04-04-2015 12:08 AM
  18. this_is_nascar's Avatar
    Given what a PitA it is to get your phone back to the way you like it, factory restores are suggested far too easily for my taste.
    Absolutely, 100% agree. I thought it was just me, but some treat/recommend a factory reset like it's a piece of cake. I spend hours or sometimes days getting everything back to exactly how I had it. That' why I really want an "easier for me to implement" root solution, so I can get Titanium Backup installed on my Turbo. That makes the restore/setup process much more manageable.
    KPMcClave likes this.
    04-04-2015 09:05 AM
  19. KPMcClave's Avatar
    Absolutely, 100% agree. I thought it was just me, but some treat/recommend a factory reset like it's a piece of cake. I spend hours or sometimes days getting everything back to exactly how I had it. That' why I really want an "easier for me to implement" root solution, so I can get Titanium Backup installed on my Turbo. That makes the restore/setup process much more manageable.
    Agreed. I miss the BlackBerry keyboard most, but the ability to change phones/restore a current one, with data and settings restored, is the other main thing I miss about my BB years.

    Moto wanted me to do a factory restore to fix an issue I had with the Sleep function in the (then new) Moto Actions on my Droid Maxx. It would kick in at night as expected, but I had to manually turn the volume up every morning. Never had that issue with the similar feature in SamrtActions on my Droid Razr Maxx HD, and it doesn't happen now on the Turbo. To my knowledge they never did find the reason, and I wasn't going to factory restore for just that issue.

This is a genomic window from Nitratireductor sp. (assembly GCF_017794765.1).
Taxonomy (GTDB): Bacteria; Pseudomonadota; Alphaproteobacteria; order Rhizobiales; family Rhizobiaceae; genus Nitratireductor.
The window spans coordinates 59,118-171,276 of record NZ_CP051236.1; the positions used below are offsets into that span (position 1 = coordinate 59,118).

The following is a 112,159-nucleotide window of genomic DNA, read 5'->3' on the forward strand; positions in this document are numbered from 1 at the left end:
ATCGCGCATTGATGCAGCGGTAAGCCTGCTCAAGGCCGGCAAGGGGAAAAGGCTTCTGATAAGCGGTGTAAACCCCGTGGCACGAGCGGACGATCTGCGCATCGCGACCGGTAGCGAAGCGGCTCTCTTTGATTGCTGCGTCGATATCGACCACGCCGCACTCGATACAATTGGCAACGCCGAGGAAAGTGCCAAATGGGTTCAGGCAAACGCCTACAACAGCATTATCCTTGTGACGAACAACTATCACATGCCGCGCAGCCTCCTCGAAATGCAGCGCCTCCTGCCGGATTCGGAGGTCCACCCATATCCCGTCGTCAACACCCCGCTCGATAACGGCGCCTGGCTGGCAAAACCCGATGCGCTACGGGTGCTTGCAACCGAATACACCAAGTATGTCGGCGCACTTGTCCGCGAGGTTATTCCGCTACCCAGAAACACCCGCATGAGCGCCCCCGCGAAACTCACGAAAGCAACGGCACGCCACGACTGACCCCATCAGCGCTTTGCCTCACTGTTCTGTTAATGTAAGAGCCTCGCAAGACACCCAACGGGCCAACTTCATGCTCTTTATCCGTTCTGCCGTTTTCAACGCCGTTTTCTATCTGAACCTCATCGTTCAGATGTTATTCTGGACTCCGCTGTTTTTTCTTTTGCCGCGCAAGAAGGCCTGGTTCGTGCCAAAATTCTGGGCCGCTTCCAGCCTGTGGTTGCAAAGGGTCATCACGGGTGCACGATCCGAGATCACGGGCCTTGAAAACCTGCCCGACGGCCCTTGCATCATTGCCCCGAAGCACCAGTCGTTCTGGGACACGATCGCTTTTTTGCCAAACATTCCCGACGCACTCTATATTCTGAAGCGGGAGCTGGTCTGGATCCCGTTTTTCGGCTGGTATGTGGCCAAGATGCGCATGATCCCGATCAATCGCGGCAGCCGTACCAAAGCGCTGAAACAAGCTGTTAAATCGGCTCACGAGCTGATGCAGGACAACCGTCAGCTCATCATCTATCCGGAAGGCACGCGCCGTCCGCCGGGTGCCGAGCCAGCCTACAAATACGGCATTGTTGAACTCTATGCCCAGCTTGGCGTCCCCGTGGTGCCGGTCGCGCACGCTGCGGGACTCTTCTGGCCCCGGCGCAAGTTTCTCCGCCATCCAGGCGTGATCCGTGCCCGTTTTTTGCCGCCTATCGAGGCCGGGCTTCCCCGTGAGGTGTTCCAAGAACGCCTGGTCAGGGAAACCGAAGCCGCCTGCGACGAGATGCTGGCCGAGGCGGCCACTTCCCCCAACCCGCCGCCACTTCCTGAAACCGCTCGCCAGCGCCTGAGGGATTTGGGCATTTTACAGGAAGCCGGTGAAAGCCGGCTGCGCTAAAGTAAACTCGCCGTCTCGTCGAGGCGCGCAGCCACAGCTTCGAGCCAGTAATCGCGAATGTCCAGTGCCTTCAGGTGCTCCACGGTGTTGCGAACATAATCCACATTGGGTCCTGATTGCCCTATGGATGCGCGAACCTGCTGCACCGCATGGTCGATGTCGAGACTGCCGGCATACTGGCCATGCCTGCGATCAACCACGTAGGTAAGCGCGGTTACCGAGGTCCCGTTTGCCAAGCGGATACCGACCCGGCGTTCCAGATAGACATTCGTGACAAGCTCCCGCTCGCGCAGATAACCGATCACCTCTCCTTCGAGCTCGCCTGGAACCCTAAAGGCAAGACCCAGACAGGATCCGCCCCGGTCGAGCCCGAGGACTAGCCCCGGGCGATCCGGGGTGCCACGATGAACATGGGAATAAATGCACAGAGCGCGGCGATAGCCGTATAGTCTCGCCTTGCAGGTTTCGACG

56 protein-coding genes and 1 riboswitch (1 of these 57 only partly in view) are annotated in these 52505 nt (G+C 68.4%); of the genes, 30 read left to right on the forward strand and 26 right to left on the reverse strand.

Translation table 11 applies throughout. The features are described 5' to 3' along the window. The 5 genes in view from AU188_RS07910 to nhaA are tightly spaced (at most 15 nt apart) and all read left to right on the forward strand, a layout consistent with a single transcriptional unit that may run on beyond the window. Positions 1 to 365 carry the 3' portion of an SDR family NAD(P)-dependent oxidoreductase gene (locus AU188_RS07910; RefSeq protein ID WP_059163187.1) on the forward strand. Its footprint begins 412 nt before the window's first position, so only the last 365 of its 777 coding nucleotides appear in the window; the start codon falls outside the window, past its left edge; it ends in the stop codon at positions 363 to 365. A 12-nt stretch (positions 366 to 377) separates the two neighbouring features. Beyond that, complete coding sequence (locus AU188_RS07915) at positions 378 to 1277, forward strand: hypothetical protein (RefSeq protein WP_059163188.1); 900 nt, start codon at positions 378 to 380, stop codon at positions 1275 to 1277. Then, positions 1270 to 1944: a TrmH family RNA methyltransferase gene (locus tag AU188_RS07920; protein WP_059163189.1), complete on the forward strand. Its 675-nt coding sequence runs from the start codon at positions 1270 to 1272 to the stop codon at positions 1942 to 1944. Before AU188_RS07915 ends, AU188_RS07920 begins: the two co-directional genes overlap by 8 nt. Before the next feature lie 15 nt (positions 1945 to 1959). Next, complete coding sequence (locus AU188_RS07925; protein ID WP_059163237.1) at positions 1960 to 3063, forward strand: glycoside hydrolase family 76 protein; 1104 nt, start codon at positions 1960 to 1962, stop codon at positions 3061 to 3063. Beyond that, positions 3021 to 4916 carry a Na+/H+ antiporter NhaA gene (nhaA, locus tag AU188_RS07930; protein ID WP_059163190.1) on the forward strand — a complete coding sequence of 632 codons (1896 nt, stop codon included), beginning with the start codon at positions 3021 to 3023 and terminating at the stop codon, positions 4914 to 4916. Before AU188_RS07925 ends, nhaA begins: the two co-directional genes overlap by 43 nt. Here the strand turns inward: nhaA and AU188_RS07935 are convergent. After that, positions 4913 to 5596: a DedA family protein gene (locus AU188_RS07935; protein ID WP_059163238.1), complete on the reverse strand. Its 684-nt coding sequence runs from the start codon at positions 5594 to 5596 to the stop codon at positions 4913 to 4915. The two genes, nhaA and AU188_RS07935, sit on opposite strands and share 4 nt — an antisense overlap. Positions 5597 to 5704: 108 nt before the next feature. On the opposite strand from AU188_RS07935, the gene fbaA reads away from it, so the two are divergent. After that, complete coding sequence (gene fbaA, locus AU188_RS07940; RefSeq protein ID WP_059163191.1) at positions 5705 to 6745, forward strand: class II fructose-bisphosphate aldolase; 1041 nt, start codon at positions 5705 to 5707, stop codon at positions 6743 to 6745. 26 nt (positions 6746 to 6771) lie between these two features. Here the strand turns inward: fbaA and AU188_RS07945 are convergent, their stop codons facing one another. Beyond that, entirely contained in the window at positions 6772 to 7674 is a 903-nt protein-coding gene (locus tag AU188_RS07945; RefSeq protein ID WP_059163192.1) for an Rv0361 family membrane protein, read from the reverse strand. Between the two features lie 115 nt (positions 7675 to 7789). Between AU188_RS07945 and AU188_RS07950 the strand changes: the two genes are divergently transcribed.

I wonder if there is any way they could add backup fucntionality to Android, without root and without a full rewrite of the OS. I know jack about code and such. I bet that would require them giving us ability to wipe away bloatware, so I won't hold my breath.
    04-04-2015 12:25 PM
  20. Crashdamage's Avatar
    I only recommend a factory reset only as a last resort or when it's easier or much quicker than trying to sort out problems other ways. Except when I reset a device to pass it along to a new owner, I can count the times I've reset devices since Android v1.0 on one hand with fingers left over.

    Still, sometimes you have to reinstall if for no other reason than you changed phones. I don't root daily drivers or use Titanium. But I can still reconfigure a non-rooted phone with multiple accounts in about 2-3 hours.

    I enable 'Backup my data' and 'Automatic restore' in Settings > Backup and restore.
    Save contacts, Keep notes, Calendar, etc to Google accounts.
    Several apps we use like AquaMail, Nova, FolderSync and VoiceChoice will generate backup configuration files. I manually copy those for quick restoration.
    SMS/MMS are backed up with MyBackup Pro just because I've used it for years and it works fine.

    When setting up, I enter the appropriate Google account as the administrator, get WiFi working, add the other various accounts and start downloading and installing. Copy over the backup configuration files for AquaMail, Nova etc and all that extensive app configuration that took hours originally is restored bang - bang.